Speaking live from the Museum of the American Revolution in Philadelphia and in front of a display about the writing of the U.S. Constitution, Obama took direct aim at Trump.
“The one Constitutional office elected by all of the people is the presidency. So, at a minimum, we should expect a president to feel a sense of responsibility for the safety and welfare of all 330 million of us – regardless of what we look like, how we worship, who we love, how much money we have – or who we voted for,” Obama declared.
“But we should also expect a president to be the custodian of this democracy. We should expect that regardless of ego, ambition, or political beliefs, the president will preserve, protect, and defend the freedoms and ideals that so many Americans marched for and went to jail for; fought for and died for.”
In his continued evisceration of Trump, Obama noted that he’s sat in the Oval Office with both of the men who are running for president – the current president and Biden, Obama’s former vice president.
“I never expected that my successor would embrace my vision or continue my policies. I did hope, for the sake of our country, that Donald Trump might show some interest in taking the job seriously, that he might come to feel the weight of the office and discover some reverence for the democracy that had been placed in his care,” Obama said.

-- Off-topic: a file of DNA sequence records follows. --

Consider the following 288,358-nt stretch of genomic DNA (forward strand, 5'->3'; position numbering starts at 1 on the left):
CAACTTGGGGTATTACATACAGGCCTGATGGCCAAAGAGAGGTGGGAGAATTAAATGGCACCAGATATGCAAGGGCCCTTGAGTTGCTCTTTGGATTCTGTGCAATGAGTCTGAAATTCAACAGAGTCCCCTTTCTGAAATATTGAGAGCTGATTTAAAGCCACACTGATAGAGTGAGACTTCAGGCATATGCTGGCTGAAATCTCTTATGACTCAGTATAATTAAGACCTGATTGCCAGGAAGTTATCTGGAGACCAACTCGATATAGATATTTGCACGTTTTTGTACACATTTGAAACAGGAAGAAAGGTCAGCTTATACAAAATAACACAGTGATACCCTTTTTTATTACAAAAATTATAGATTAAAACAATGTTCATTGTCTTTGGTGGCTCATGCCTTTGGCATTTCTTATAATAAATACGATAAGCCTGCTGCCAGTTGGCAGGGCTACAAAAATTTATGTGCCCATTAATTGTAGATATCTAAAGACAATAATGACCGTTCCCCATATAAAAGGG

“But he never did. For close to four years now, he’s shown no interest in putting in the work; no interest in finding common ground; no interest in using the awesome power of his office to help anyone but himself and his friends; no interest in treating the presidency as anything but one more reality show that he can use to get the attention he craves.
“Donald Trump hasn’t grown into the job because he can’t. And the consequences of that failure are severe. 170,000 Americans dead. Millions of jobs gone while those at the top take in more than ever. Our worst impulses unleashed, our proud reputation around the world badly diminished, and our democratic institutions threatened like never before.”
Obama echoed his wife, former First Lady Michelle Obama, who opened the convention two days earlier with a passionate plea for voters to cast their ballot for Biden.
“Now, I know that in times as polarized as these, most of you have already made up your mind. But maybe you’re still not sure which candidate you’ll vote for – or whether you’ll vote at all,” Obama stated.
“Maybe you’re tired of the direction we’re headed, but you can’t see a better path yet, or you just don’t know enough about the person who wants to lead us there.
“So, let me tell you about my friend Joe Biden.”
After spending several minutes expounding the virtues of Biden and Harris, Obama closed by noting that “we have to get busy … by pouring all our efforts into these 76 days, and by voting like never before – for Joe and Kamala, and candidates up and down the ticket, so that we leave no doubt about what this country we love stands for – today and for all our days to come.”